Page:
Today, you are likely to spend more on Padparadscha from Sri Lanka sapphire than from Tanzania. In my opinion, while original and treatment as well as quality matter, the most important thing is the feeling one gets when you first lay eyes on a sapphire that speaks to your soul. When that happens, it doesnt matter where it comes from or if it is treated, what matters is what you are drawn to and it holds a very special place in your heart.
Q. What is the most desirable shape of a sapphire?
That is a very tough question because the answer changes. Historically, the most common shape is the oval mixed-cut. This is due in large part because of the shape of the sapphire rough. Cutters are most successful at retaining the most weight when cutting an oval. When cutting other shapes, cutters will lose more weight and this is not always a good thing.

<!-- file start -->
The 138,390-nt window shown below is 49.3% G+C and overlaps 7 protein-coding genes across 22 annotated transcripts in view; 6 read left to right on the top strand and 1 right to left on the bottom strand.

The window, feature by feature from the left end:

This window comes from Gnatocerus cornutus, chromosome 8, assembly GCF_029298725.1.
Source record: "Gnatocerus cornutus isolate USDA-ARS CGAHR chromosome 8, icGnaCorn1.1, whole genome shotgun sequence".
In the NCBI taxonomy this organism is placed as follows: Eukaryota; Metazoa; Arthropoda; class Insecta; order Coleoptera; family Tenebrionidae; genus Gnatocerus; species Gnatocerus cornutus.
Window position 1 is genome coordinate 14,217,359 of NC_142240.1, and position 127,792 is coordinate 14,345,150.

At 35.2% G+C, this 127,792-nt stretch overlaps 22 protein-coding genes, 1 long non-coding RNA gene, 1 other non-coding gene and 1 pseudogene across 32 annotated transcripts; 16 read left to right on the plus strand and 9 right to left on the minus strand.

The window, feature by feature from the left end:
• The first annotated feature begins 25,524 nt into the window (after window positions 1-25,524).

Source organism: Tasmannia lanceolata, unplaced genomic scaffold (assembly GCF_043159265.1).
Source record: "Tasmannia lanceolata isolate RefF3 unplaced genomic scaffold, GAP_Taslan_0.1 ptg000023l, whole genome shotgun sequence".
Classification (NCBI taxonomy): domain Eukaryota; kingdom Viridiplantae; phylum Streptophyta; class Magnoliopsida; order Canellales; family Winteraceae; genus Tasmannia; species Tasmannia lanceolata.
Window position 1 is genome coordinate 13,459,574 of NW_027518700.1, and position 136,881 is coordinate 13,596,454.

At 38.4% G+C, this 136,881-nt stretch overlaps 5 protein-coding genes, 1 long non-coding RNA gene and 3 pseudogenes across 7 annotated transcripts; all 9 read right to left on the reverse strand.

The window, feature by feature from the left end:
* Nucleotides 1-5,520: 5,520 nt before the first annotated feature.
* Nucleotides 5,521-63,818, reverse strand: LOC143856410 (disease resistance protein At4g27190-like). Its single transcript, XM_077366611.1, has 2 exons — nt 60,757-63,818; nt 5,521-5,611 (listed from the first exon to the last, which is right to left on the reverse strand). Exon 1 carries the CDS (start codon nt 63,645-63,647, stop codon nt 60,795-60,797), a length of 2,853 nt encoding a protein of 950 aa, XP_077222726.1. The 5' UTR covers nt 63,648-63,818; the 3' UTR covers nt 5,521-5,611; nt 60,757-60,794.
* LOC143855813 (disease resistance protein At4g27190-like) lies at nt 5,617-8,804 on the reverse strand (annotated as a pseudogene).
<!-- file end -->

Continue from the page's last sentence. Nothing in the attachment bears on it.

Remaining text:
However, if someone were to ask me which shapes receive the most interest at the moment, I'd be quick to say (in no particular order) that traditional shapes include oval, octagon, pear, and round continue to lead the way. Other less traditional shapes are certainly growing in popularity since as marquise hexagon, and shield-cut.
Q. How do you ensure you get the best value for your money?
Great question, and a very easy one as well. I say this because it is imperative that when looking to purchase a sapphire, you begin by trusting your jeweller unconditionally. While I realize that this may seem foreign to some, it is the best way to find the perfect natural, coloured sapphire for the best value. It is also important to do your homework. This does not mean spending hours analyzing the varying changes in price on a daily basis between multiple jewellers but rather by learning some of the more subtle differences between two sapphires.
If your jewellery retailer is there to look after your best interest, they will always shape what they believe to be the most important details to consider. This can be very helpful as the internet, while also helpful, can mislead and over emphasize a specific point that may not really matter. In the end, I encourage anyone interested in sapphires to place their trust in their jeweller, that's #1, and then take some time educating one's self.